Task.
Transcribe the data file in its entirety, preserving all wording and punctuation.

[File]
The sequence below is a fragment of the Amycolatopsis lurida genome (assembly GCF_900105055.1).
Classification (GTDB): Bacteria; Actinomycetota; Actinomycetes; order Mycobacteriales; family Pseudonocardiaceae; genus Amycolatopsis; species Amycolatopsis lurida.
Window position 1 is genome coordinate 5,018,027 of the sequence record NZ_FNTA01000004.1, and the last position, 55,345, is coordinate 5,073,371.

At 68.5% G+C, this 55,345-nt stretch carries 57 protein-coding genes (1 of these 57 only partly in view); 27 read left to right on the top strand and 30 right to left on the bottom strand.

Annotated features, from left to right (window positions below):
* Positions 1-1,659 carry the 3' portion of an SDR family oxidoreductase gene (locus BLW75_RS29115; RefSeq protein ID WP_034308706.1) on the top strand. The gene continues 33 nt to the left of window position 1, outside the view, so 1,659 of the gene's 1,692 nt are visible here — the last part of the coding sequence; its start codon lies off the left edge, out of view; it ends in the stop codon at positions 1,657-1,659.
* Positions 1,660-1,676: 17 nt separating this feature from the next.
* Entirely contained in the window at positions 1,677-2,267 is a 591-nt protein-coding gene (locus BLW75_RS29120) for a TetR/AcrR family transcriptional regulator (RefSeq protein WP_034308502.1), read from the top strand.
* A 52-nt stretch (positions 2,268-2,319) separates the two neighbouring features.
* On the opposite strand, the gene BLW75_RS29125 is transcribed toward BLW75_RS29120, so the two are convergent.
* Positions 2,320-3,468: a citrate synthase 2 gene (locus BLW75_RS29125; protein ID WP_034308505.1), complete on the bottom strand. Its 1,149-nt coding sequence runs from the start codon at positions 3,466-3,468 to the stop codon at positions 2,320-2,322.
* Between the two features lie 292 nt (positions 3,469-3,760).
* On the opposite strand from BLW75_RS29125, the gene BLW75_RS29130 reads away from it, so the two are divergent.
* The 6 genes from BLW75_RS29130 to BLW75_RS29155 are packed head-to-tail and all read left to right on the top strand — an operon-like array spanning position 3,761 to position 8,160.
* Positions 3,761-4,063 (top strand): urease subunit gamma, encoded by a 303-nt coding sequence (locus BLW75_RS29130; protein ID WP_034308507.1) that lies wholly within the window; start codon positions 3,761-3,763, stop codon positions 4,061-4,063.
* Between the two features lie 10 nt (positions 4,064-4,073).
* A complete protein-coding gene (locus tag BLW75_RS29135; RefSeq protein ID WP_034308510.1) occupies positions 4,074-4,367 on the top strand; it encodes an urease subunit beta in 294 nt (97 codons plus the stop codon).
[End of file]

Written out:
The sequence below is a fragment of the Amycolatopsis lurida genome (assembly GCF_900105055.1).
Classification (GTDB): Bacteria; Actinomycetota; Actinomycetes; order Mycobacteriales; family Pseudonocardiaceae; genus Amycolatopsis; species Amycolatopsis lurida.
Window position 1 is genome coordinate 5,018,027 of the sequence record NZ_FNTA01000004.1, and the last position, 55,345, is coordinate 5,073,371.

At 68.5% G+C, this 55,345-nt stretch carries 57 protein-coding genes (1 of these 57 only partly in view); 27 read left to right on the top strand and 30 right to left on the bottom strand.

Annotated features, from left to right (window positions below):
* Positions 1-1,659 carry the 3' portion of an SDR family oxidoreductase gene (locus BLW75_RS29115; RefSeq protein ID WP_034308706.1) on the top strand. The gene continues 33 nt to the left of window position 1, outside the view, so 1,659 of the gene's 1,692 nt are visible here — the last part of the coding sequence; its start codon lies off the left edge, out of view; it ends in the stop codon at positions 1,657-1,659.
* Positions 1,660-1,676: 17 nt separating this feature from the next.
* Entirely contained in the window at positions 1,677-2,267 is a 591-nt protein-coding gene (locus BLW75_RS29120) for a TetR/AcrR family transcriptional regulator (RefSeq protein WP_034308502.1), read from the top strand.
* A 52-nt stretch (positions 2,268-2,319) separates the two neighbouring features.
* On the opposite strand, the gene BLW75_RS29125 is transcribed toward BLW75_RS29120, so the two are convergent.
* Positions 2,320-3,468: a citrate synthase 2 gene (locus BLW75_RS29125; protein ID WP_034308505.1), complete on the bottom strand. Its 1,149-nt coding sequence runs from the start codon at positions 3,466-3,468 to the stop codon at positions 2,320-2,322.
* Between the two features lie 292 nt (positions 3,469-3,760).
* On the opposite strand from BLW75_RS29125, the gene BLW75_RS29130 reads away from it, so the two are divergent.
* The 6 genes from BLW75_RS29130 to BLW75_RS29155 are packed head-to-tail and all read left to right on the top strand — an operon-like array spanning position 3,761 to position 8,160.
* Positions 3,761-4,063 (top strand): urease subunit gamma, encoded by a 303-nt coding sequence (locus BLW75_RS29130; protein ID WP_034308507.1) that lies wholly within the window; start codon positions 3,761-3,763, stop codon positions 4,061-4,063.
* Between the two features lie 10 nt (positions 4,064-4,073).
* A complete protein-coding gene (locus tag BLW75_RS29135; RefSeq protein ID WP_034308510.1) occupies positions 4,074-4,367 on the top strand; it encodes an urease subunit beta in 294 nt (97 codons plus the stop codon).